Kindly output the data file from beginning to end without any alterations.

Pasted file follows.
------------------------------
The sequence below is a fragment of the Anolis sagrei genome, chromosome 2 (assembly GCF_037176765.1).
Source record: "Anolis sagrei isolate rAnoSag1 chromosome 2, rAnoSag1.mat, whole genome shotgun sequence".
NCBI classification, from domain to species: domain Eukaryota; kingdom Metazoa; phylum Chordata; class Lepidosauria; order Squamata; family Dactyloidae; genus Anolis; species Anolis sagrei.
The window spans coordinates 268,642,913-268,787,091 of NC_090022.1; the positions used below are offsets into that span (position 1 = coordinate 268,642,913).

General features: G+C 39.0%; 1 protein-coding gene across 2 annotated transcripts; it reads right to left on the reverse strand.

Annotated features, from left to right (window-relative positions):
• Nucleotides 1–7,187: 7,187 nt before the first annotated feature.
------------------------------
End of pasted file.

The sequence below is a fragment of the Anolis sagrei genome, chromosome 2 (assembly GCF_037176765.1).
Source record: "Anolis sagrei isolate rAnoSag1 chromosome 2, rAnoSag1.mat, whole genome shotgun sequence".
NCBI classification, from domain to species: domain Eukaryota; kingdom Metazoa; phylum Chordata; class Lepidosauria; order Squamata; family Dactyloidae; genus Anolis; species Anolis sagrei.
The window spans coordinates 268,642,913-268,787,091 of NC_090022.1; the positions used below are offsets into that span (position 1 = coordinate 268,642,913).

General features: G+C 39.0%; 1 protein-coding gene across 2 annotated transcripts; it reads right to left on the reverse strand.

Annotated features, from left to right (window-relative positions):
• Nucleotides 1–7,187: 7,187 nt before the first annotated feature.